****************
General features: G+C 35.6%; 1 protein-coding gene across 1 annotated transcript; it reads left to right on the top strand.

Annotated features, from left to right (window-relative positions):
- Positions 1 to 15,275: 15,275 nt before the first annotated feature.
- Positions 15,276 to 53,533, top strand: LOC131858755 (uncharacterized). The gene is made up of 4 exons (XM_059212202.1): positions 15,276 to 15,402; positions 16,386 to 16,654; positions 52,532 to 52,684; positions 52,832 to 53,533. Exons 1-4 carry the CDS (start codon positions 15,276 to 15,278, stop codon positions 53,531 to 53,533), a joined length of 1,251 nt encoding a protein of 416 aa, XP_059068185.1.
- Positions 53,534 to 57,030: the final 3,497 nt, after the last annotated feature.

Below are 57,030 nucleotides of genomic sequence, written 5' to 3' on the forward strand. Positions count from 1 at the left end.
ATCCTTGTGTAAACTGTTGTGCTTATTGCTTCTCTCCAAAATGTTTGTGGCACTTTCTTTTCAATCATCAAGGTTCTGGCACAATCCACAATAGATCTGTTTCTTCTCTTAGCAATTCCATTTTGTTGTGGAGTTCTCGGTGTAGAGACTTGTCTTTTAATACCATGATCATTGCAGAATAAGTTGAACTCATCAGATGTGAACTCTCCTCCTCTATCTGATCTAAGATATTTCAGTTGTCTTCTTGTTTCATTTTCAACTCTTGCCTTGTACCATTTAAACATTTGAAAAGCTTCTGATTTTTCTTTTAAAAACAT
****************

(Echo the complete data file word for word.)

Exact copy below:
General features: G+C 35.6%; 1 protein-coding gene across 1 annotated transcript; it reads left to right on the top strand.

Annotated features, from left to right (window-relative positions):
- Positions 1 to 15,275: 15,275 nt before the first annotated feature.
- Positions 15,276 to 53,533, top strand: LOC131858755 (uncharacterized). The gene is made up of 4 exons (XM_059212202.1): positions 15,276 to 15,402; positions 16,386 to 16,654; positions 52,532 to 52,684; positions 52,832 to 53,533. Exons 1-4 carry the CDS (start codon positions 15,276 to 15,278, stop codon positions 53,531 to 53,533), a joined length of 1,251 nt encoding a protein of 416 aa, XP_059068185.1.
- Positions 53,534 to 57,030: the final 3,497 nt, after the last annotated feature.

Below are 57,030 nucleotides of genomic sequence, written 5' to 3' on the forward strand. Positions count from 1 at the left end.
ATCCTTGTGTAAACTGTTGTGCTTATTGCTTCTCTCCAAAATGTTTGTGGCACTTTCTTTTCAATCATCAAGGTTCTGGCACAATCCACAATAGATCTGTTTCTTCTCTTAGCAATTCCATTTTGTTGTGGAGTTCTCGGTGTAGAGACTTGTCTTTTAATACCATGATCATTGCAGAATAAGTTGAACTCATCAGATGTGAACTCTCCTCCTCTATCTGATCTAAGATATTTCAGTTGTCTTCTTGTTTCATTTTCAACTCTTGCCTTGTACCATTTAAACATTTGAAAAGCTTCTGATTTTTCTTTTAAAAACAT